In our opinion, we conclude that none of the non-planetary alternatives explains satisfactorily the present observations of R Leo and V Cam, while a single scenario, namely precessing Jovian-type magnetospheres, are consistent with all of them. Since the discovery of a planet around a star in the post-red giant phase (Silvotti et al. 2007), we have known that planets can survive in such an environment. Whether a given planet survives the AGB phase of its parent star depends on several factors (Villaver & Livio 2007). Evolution of the orbit is the main factor: depending on its distance from the star, the planet is either dragged inwards by tidal friction and evaporated, or repelled due to stellar mass loss, while for Jupiter-sized planets the gain of mass due to Roche flow from the star or accretion from the stellar wind barely affect their orbits. If the suggested planet around R Leo, one of the best studied Mira stars, of solar mass and at 113.5 pc distance (Fedele et al. 2005), does not spiral in and evaporate during the remainder of the upper AGB phase, it will survive the subsequent planetary nebula stage against evaporation (Villaver & Livio 2007) only if it has at least two Jupiter masses and orbits at least at $\sim$3 AU. We note that the fluctuating SiO maser feature in R Leo has an orbital radius of 2.7 AU, close to the critical distance. We have demonstrated that the orbital elements of its host planet can be determined by measuring the velocity of the fluctuation and the position of the corresponding maser spot. The orbital period of the planet is 5.2 years, which provides an estimate of the stellar mass of $0.7~M_{\hbox{$\odot$ }}$. This agrees with mass estimates found in the literature, of about $1~M_{\hbox{$\odot$ }}$ for R Leo. In the long term, our method has the potential to reveal, together with an independent estimate of the stellar mass, sub-Keplerian orbital motion and thus migration of the planet through the atmosphere towards the star. This requires correspondingly accurate observations. The situation may be complicated by the presence of several planets, whose orbits could be constrained by our method provided that the polarization fluctuations are not affected by a spectral blend of independent features at the same radial velocity and that the VLBI observations are free from a spatial blend of independent features along the same line of sight. The estimated mass loss of R Leo, $\sim$ $ 10^{-7}~M_{\hbox{$\odot$ }}/{\rm y}$, is too weak to measure orbit evolution within a reasonable amount of time ($\sim$$ 3~\mu$ as in 1000 years). The situation may change if the opposite effect due to tidal friction, neglected in this estimate, is by several orders of magnitude more important than that of stellar mass loss.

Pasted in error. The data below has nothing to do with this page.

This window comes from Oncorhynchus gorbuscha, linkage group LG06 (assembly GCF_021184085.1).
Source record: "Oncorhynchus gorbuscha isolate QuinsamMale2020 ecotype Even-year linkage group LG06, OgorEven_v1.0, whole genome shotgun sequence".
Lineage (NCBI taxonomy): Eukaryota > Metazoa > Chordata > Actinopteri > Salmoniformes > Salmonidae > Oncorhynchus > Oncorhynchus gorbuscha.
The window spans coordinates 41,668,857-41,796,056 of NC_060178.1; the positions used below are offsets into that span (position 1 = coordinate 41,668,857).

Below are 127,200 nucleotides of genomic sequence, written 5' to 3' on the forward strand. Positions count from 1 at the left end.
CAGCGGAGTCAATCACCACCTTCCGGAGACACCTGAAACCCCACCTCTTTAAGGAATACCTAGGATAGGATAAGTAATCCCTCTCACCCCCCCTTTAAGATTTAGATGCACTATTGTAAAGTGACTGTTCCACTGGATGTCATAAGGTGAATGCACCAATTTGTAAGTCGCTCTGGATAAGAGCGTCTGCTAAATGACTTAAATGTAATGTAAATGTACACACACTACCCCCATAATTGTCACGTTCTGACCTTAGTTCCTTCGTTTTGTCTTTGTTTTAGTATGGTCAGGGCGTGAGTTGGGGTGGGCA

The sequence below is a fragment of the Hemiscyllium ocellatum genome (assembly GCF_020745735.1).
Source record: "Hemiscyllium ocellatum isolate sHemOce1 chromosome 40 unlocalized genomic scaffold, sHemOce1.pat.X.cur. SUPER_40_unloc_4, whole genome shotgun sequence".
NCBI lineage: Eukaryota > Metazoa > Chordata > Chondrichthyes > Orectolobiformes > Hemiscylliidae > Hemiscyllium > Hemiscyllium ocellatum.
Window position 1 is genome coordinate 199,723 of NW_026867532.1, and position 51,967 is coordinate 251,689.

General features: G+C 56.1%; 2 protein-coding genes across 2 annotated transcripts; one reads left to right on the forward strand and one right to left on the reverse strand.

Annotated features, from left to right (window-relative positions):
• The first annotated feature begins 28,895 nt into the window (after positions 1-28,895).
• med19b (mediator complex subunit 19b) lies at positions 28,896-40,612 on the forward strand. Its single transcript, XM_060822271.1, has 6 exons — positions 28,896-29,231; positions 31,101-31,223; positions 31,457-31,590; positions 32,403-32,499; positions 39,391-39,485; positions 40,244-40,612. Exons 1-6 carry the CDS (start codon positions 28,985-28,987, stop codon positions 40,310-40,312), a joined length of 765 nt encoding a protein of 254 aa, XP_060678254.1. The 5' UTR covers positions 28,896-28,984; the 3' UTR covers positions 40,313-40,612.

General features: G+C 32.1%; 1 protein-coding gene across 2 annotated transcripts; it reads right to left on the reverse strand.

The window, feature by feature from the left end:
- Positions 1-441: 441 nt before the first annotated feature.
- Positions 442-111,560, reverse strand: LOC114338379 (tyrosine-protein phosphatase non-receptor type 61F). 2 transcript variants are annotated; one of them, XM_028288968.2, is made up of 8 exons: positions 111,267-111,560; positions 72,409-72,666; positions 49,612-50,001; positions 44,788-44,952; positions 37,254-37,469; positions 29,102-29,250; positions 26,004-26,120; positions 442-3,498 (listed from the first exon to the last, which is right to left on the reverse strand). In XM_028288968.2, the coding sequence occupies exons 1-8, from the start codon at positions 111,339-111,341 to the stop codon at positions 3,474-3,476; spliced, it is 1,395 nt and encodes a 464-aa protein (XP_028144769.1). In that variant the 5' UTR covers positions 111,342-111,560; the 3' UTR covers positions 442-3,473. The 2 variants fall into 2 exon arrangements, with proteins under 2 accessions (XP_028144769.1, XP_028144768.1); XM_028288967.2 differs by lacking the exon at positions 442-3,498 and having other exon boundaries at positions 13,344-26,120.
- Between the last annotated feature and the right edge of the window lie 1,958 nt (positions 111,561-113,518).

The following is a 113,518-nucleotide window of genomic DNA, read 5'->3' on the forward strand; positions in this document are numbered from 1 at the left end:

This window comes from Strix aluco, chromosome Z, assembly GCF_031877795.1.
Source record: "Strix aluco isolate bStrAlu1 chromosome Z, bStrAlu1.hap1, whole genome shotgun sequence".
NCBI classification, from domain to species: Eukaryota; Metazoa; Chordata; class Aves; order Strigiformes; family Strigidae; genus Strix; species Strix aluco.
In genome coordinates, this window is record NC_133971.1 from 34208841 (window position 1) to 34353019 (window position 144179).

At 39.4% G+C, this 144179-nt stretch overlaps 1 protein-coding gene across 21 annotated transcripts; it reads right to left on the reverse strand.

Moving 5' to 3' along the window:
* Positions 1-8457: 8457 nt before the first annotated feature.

Without further observational evidence at hand, one can only speculate on whether the suggested Jovian magnetic fields are decisive for evaporation or survival of the planets. They suppress turbulent viscosity and therefore the tidal friction induced by the latter (Zahn 1977), and also lead to spin angular momentum loss due to magnetic braking. This contrasts with scenarios where the coupling between the stellar magnetic field and the planetary one leads to an increased drag area and therefore infall of the planet, compared to the case of an unmagnetized planet. The finding that our observations most likely imply a planetary magnetopause may turn out to be important here and motivate studies of planetary evolution in late-type stars that include magnetic star-planet interaction (omitted by Villaver & Livio 2007, but included by Nordhaus & Blackman 2006, who predicted stellar outflows). The case for exoplanetary magnetism proposed here can only be strengthened by a combination of extensive simultaneous polarization monitoring and repeated spatially resolved observations. The experimentum crucis for an unambiguous evidence of planets will be the detection of orbital motion in the proper motion of maser spots showing the magnetic fluctuations, by contemporaneous direct imaging of the suggested wake flows at the same velocity as the fluctuations. This double set of pieces of evidence would exclude ambiguities: there may be planets without wake flows, if the wind density is insufficient to produce observable features, and there are radial alignments of maser spots not related to wake flows. The coincidence of a persisting pseudo-periodic magnetic fluctuation with a radial alignment of maser spots strongly suggests that these phenomena are associated and naturally explained by a precessing Jovian magnetosphere and a planetary wake flow, respectively.

Acknowledgements